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February 10, 2020

School District of Philadelphia touts improvement of city’s schools in annual report card

Education School District of Philadelphia
School district headquarters. 440 N Broad St. Thom Carroll/PhillyVoice

The School District of Philadelphia released its School Progress Report scores on Monday, Feb. 10, 2020. Overall, the city's public school score has improved 2% year-over-year and 11% since 2014-2015.

The School District of Philadelphia celebrated a fourth straight year of progress among the city’s public schools in its annual report card on Monday.

District and charter schools saw a 2% bump – from 42 percent in 2017-18 to 44 percent in 2018-19 – in its latest overall School Progress Report scores. More than 50 of the district’s schools were recognized for making multi-year progress with their respective SPR scores during and event on Monday.

The SPR is scored out of 100 and schools earn points based on their performances in these categories: student achievement, student progress, school climate, and college and career readiness. The school district overall score was 33 percent in 2014-15 when the annual report card was created. Today it is 11% better.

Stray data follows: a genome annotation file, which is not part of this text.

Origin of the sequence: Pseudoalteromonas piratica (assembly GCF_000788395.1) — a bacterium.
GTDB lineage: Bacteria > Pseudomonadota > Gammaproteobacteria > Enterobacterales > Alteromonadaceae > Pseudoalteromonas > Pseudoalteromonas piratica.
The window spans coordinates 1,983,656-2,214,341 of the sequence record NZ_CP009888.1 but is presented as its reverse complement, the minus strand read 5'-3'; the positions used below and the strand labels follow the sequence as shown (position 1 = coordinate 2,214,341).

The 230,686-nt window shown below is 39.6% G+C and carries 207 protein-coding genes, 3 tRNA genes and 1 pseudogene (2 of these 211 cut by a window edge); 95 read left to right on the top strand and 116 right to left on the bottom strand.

The report breaks the city’s schools down into four separate tiers. Schools with SPR scores between 75-100 are considered "model"; schools with scores between 50-74 are considered "reinforce", schools scoring between 25-49 are labeled "watch"; and schools with scores 0-24 are labeled "intervene."

Since 2014-15, the number of schools in the top two tiers has more than doubled from 61 to 127 schools, while number in the lowest category has dropped from 112 to 56.

"We are so proud to honor our schools across the city that keep improving, year after year," Superintendent Dr. William Hite said Monday. "After years of investments, we are seeing increases, particularly in climate and progress. We are excited to recognize the hard work of our students, teachers, principals, support staff, families and partners who are in our schools each day. While there is still much more work to do, today we pause to acknowledge our successes and the fact that our schools are moving in the right direction." 

Mayor Jim Kenney Monday said providing Philadelphia residents options for good public education will help the city "achieve lasting equity in our city."

"The District’s latest SPR scores reflect meaningful progress towards that goal," Kenney said. "I look forward to continuing our work with the District, the Board of Education, elected officials, and other partners to continue investing in education until all young people have the support and opportunities that they deserve."

The graduation rate of the School District of Philadelphia is still at 69%. However, since 2014-15, 93% of district students do not have any out-of-school suspensions, which is up four points, and 47% of students are attending at least 95% of school days, which is an 8% increase.

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